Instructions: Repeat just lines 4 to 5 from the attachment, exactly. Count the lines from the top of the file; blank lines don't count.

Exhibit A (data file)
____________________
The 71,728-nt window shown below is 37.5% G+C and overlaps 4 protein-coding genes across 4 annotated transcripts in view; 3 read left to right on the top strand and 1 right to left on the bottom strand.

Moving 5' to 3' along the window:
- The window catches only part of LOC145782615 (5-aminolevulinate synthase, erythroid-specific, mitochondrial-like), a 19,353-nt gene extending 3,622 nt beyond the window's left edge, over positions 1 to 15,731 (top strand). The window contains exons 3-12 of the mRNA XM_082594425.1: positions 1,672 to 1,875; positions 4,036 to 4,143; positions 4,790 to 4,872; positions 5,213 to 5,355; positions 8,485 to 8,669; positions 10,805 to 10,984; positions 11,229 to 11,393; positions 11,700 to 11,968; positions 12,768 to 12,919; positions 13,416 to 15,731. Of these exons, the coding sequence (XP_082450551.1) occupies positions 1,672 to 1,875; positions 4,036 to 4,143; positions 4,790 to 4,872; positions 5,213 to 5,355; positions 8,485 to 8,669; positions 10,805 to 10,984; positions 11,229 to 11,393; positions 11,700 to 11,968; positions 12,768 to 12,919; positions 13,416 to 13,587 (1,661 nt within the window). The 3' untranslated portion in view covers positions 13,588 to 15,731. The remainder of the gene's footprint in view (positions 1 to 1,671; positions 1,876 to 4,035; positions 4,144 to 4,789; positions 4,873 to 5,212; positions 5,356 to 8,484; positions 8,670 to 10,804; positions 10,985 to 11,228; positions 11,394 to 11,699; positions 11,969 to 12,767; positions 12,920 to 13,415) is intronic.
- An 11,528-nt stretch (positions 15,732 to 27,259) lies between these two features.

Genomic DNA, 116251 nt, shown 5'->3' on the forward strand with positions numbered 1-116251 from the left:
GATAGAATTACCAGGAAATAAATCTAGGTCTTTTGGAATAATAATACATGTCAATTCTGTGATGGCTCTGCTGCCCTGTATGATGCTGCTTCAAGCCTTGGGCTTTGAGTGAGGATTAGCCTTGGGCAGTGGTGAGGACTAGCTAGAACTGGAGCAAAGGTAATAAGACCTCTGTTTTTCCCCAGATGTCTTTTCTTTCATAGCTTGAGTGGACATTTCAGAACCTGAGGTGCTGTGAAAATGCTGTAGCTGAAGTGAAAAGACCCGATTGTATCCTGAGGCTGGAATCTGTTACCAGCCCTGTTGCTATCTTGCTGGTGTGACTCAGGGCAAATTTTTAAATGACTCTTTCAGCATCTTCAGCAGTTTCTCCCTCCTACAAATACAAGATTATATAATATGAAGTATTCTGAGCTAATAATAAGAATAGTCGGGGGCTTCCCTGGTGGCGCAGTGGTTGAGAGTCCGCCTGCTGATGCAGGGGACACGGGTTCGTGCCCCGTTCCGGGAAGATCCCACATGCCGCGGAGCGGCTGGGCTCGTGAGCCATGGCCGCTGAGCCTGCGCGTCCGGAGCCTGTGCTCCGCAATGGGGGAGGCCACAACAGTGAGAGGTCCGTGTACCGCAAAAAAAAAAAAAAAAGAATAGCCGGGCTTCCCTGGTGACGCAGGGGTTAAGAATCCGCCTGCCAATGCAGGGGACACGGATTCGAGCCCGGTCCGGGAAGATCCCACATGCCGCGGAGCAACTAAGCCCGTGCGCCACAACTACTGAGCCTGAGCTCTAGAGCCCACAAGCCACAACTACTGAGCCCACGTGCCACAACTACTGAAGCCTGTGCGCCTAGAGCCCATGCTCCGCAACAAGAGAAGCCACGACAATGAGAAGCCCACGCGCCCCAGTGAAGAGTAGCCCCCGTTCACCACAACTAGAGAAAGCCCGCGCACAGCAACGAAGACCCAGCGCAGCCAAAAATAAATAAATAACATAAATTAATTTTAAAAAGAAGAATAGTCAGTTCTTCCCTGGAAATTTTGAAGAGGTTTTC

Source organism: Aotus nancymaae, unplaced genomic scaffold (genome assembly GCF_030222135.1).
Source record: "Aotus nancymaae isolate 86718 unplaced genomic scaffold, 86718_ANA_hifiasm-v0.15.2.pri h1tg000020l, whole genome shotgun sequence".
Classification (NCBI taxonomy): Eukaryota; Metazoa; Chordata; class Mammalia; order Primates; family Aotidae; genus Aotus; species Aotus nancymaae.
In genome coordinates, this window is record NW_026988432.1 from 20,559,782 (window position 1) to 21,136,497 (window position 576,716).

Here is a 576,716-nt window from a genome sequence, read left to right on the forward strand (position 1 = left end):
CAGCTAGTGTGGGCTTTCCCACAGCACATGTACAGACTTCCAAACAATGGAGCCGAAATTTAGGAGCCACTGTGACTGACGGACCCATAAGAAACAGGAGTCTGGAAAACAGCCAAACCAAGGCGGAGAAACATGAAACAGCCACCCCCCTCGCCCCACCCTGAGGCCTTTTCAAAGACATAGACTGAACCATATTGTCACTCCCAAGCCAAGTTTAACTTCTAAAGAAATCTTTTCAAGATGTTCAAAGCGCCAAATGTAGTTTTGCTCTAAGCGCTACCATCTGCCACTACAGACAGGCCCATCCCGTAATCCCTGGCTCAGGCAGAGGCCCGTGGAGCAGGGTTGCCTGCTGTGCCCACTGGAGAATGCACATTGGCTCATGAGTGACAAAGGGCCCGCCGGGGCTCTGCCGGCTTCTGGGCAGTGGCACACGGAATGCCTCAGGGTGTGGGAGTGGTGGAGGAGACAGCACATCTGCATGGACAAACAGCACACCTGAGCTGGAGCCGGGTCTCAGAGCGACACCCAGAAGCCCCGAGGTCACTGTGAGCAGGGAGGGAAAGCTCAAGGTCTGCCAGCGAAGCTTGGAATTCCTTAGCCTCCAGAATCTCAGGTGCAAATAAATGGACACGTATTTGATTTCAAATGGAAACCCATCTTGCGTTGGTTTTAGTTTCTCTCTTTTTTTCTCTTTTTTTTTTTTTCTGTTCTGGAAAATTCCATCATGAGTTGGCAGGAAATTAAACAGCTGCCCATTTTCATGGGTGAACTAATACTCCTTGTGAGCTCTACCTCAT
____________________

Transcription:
- An 11,528-nt stretch (positions 15,732 to 27,259) lies between these two features.

Genomic DNA, 116251 nt, shown 5'->3' on the forward strand with positions numbered 1-116251 from the left: